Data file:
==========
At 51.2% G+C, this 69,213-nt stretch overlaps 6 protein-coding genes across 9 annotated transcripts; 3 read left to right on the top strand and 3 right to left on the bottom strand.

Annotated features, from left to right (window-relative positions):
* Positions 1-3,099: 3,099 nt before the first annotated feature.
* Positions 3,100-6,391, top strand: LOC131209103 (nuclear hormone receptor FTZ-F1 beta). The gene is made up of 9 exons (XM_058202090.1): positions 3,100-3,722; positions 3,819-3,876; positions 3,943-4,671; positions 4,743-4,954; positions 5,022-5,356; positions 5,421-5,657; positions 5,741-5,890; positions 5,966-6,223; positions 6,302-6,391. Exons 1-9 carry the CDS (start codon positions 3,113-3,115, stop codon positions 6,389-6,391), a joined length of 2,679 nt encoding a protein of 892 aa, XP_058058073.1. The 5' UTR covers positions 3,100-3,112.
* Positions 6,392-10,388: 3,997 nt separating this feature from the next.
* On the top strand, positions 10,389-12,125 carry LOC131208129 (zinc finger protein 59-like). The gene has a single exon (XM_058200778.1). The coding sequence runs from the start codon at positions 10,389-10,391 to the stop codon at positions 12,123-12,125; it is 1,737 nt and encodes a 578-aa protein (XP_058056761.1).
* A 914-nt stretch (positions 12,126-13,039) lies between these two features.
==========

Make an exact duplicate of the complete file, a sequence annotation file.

At 51.2% G+C, this 69,213-nt stretch overlaps 6 protein-coding genes across 9 annotated transcripts; 3 read left to right on the top strand and 3 right to left on the bottom strand.

Annotated features, from left to right (window-relative positions):
* Positions 1-3,099: 3,099 nt before the first annotated feature.
* Positions 3,100-6,391, top strand: LOC131209103 (nuclear hormone receptor FTZ-F1 beta). The gene is made up of 9 exons (XM_058202090.1): positions 3,100-3,722; positions 3,819-3,876; positions 3,943-4,671; positions 4,743-4,954; positions 5,022-5,356; positions 5,421-5,657; positions 5,741-5,890; positions 5,966-6,223; positions 6,302-6,391. Exons 1-9 carry the CDS (start codon positions 3,113-3,115, stop codon positions 6,389-6,391), a joined length of 2,679 nt encoding a protein of 892 aa, XP_058058073.1. The 5' UTR covers positions 3,100-3,112.
* Positions 6,392-10,388: 3,997 nt separating this feature from the next.
* On the top strand, positions 10,389-12,125 carry LOC131208129 (zinc finger protein 59-like). The gene has a single exon (XM_058200778.1). The coding sequence runs from the start codon at positions 10,389-10,391 to the stop codon at positions 12,123-12,125; it is 1,737 nt and encodes a 578-aa protein (XP_058056761.1).
* A 914-nt stretch (positions 12,126-13,039) lies between these two features.